• Situation 2 Finding from Rev Rul 2020-27 – Although B did not complete an application for covered loan forgiveness in 2020, at the end of 2020, B satisfied all other requirements under section 1106 of the CARES Act for forgiveness of the covered loan; and at the end of 2020, expected to apply to the lender for covered loan forgiveness of the covered loan in 2021. Thus, at the end of 2020, B knew both the amount of its eligible expenses that qualified for reimbursement, in the form of covered loan forgiveness, and had a reasonable expectation of reimbursement. The reimbursement in the form of covered loan forgiveness was foreseeable. Therefore, pursuant to the foregoing authorities, B may not deduct B’s eligible expenses.

The only relief for borrowers would be if the PPP loan is not forgiven, then the borrower can seek to deduct these expenses. This is explained in Rev Proc 2020-51.

The IRS indicated earlier this year that the PPP expenses would not be deductible. The other shoe has now dropped on borrowers with this latest IRS guidance that indicated when these expenses are not deductible. Please contact your Sikich advisor for any assistance with handling the tax treatment of these expenses in 2020.

SBA Updates on “Economic Uncertainty”

The SBA continues to roll out guidance and information related to the PPP loan. The SBA’s latest release involves a new form for borrowers with more than $2,000,000 in PPP loans and has created quite a stir among borrowers, lenders and advisors.


At the early stages of the PPP loan program, there were more questions than answers. Borrowers needed to represent that they faced “economic uncertainty” at the time of their PPP loan application, with no clear definition of the phrase. This term was not defined then by the SBA, as it was saddled with addressing issues, rules, procedures and more for the thousands of borrowers and lenders seeking advice.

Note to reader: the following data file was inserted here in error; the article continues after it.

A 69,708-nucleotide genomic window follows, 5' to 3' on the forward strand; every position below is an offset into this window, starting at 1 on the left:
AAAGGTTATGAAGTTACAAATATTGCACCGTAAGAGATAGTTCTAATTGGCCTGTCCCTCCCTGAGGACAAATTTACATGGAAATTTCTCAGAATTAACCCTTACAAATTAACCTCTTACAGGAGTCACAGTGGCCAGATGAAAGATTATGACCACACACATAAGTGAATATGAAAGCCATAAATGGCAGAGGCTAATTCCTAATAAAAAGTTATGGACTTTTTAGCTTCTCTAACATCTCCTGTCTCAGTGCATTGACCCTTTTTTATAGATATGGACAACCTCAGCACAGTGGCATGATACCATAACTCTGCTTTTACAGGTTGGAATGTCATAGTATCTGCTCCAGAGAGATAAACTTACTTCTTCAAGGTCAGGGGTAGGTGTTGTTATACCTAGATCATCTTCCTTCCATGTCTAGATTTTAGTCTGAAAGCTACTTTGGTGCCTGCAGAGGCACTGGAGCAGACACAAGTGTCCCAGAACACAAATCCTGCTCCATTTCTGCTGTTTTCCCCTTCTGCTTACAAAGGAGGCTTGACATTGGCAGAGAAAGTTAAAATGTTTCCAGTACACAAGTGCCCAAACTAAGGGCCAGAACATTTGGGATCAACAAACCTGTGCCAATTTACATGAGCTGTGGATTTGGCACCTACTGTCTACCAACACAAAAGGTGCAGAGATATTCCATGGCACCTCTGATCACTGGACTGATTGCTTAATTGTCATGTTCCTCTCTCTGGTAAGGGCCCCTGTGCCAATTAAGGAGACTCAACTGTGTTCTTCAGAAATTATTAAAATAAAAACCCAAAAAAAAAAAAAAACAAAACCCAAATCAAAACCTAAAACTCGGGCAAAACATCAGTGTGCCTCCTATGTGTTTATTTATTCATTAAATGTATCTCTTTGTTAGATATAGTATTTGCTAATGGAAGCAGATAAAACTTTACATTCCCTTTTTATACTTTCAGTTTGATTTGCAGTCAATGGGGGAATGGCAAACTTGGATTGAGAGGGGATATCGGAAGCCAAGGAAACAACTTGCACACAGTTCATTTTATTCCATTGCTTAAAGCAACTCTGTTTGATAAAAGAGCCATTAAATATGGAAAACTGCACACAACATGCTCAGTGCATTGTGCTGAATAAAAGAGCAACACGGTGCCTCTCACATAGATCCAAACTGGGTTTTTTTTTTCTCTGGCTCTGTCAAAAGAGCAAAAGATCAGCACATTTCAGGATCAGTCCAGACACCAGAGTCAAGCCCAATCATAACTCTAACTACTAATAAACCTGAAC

The SBA later offered some details and a “safe harbor” related to economic uncertainty. The SBA announced in May that borrowers with PPP loans of less than $2,000,000 would not need to document the economic uncertainty they faced at the time they took a loan. This was an arbitrary amount not spelled out in the CARES Act; however, the SBA felt it would reduce the administrative burden on borrowers, lenders, and the SBA in dealing with economic uncertainty details (in thousands of PPP loans, some of which were relatively small).

The SBA also announced that borrowers with $2,000,000 and above in PPP loans would need to provide support for the economic uncertainty. The SBA would then audit borrowers to assure they properly applied for their PPP loans and also properly applied for loan forgiveness.

Latest Developments – New SBA Forms

Borrowers with larger loans were left unsure of what the additional level of SBA review meant and when it might occur. The latest SBA forms indicate what the SBA might focus on with PPP borrowers with loans above $2,000,000:

The SBA announced on October 26, 2020 that it is seeking permission from the Office of Management and Budget (OMB) to prepare and issue a form for PPP loan borrowers with a loan amount of $2,000,000 or more. Shortly after this announcement, a draft of SBA Form 3509 (for-profit borrowers) and SBA Form 3510 (not-for-profit borrowers) appeared. These forms were not officially released by the SBA, but versions of these forms made their way to lenders, advisors, and even some borrowers. Please note that no instructions have been issued yet. The SBA has remained silent when asked about these draft versions, so it is uncertain when the SBA plans to formally unveil these forms and what changes may be made to them.